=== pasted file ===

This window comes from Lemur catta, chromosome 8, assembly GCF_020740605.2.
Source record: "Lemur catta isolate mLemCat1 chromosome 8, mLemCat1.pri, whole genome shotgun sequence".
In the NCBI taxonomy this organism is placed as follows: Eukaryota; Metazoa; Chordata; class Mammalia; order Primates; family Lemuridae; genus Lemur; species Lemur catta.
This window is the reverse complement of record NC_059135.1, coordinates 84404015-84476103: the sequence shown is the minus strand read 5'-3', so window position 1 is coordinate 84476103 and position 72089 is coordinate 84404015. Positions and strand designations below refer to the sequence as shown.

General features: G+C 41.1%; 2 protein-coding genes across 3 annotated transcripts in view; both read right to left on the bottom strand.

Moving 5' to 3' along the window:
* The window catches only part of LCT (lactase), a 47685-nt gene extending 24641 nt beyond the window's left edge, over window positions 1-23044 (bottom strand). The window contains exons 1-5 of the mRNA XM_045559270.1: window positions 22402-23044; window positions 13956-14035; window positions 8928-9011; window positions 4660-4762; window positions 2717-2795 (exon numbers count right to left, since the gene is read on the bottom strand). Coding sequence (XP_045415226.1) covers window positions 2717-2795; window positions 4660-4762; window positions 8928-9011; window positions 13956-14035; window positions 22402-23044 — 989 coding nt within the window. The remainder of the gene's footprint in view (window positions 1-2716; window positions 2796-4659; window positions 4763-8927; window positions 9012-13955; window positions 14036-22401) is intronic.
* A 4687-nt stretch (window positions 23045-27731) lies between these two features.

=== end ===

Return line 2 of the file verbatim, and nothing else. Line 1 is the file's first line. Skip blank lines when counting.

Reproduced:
Source record: "Lemur catta isolate mLemCat1 chromosome 8, mLemCat1.pri, whole genome shotgun sequence".